Honey, I Shrunk The Credit Score
Steven Marks knew he was wasting thousands of dollars every month paying the mortgage on a home he bought during the housing bubble that will never be worth that much again.
But he’d read plenty of horror stories about people having serious trouble modifying their mortgages due to bank confusion and misbehavior, so before he started looking for debt relief on his Reno, Nev. home, Marks sent a simple request to Bank of America: Could they tell him who owned his mortgage? And could they document it?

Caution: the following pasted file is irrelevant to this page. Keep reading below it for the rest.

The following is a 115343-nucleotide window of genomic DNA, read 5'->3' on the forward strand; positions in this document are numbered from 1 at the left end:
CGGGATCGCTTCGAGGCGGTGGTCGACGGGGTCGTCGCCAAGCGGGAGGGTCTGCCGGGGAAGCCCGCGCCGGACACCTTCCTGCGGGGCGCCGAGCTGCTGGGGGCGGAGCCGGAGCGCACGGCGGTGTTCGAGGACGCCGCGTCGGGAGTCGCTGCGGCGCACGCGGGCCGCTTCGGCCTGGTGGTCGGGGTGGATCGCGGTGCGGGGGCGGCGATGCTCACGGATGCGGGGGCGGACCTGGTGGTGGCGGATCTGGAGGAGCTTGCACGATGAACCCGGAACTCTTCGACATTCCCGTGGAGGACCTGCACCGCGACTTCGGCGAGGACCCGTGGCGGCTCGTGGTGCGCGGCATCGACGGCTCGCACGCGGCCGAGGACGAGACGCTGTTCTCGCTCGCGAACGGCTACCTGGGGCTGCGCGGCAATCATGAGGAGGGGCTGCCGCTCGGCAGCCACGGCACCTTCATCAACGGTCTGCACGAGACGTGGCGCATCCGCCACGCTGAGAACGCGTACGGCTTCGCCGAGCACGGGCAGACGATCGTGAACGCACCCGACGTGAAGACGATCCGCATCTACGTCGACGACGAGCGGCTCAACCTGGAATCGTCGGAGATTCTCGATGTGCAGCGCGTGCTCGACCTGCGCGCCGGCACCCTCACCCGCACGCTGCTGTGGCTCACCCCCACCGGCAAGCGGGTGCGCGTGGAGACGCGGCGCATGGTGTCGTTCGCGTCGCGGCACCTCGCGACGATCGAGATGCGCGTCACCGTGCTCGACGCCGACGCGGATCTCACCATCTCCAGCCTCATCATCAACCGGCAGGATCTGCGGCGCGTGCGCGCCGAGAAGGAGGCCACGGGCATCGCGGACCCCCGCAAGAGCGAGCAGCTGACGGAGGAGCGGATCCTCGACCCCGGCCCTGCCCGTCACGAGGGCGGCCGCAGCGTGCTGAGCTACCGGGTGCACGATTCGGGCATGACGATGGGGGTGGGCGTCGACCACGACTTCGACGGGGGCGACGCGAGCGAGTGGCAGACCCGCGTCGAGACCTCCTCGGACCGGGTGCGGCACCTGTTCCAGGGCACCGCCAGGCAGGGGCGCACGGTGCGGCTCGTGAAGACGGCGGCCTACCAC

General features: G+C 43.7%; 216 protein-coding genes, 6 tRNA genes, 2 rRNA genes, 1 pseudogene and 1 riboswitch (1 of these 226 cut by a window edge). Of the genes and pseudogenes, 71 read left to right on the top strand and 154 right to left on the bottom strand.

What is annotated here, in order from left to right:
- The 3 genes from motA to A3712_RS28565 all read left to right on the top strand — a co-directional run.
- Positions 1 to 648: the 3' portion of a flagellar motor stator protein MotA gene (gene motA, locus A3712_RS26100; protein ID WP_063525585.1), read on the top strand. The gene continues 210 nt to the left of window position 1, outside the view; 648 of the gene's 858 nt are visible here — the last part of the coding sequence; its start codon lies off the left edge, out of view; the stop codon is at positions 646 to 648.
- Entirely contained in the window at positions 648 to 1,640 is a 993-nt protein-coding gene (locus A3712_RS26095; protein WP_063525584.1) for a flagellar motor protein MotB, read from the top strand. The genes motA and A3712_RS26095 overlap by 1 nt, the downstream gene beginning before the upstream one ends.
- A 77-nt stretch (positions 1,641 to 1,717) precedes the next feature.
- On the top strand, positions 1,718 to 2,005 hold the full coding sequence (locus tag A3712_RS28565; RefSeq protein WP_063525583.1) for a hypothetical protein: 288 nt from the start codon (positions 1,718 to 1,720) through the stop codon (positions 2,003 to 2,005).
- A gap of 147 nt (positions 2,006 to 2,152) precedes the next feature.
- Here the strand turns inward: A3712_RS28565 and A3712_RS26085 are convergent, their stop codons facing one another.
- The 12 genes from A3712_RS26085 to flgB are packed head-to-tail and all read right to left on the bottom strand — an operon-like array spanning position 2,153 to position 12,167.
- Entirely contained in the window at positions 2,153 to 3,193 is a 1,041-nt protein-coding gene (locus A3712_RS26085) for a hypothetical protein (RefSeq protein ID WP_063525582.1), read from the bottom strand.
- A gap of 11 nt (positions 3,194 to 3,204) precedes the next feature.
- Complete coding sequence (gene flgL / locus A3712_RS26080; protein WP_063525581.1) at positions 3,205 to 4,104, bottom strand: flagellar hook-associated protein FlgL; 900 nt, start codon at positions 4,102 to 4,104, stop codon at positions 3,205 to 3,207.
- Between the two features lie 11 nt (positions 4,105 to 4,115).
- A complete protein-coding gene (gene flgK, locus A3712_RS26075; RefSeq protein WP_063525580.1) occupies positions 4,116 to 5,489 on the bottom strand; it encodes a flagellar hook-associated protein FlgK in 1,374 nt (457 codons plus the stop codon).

Marks didn’t get the type of response he was expecting. After initially declining to tell him who owned his loan, Bank of America provided a form letter with the name of the current investor a few weeks later. But they also appear to have lowered his credit score, the preeminent measure of creditworthiness that will principally determine his ability to obtain loans in the future.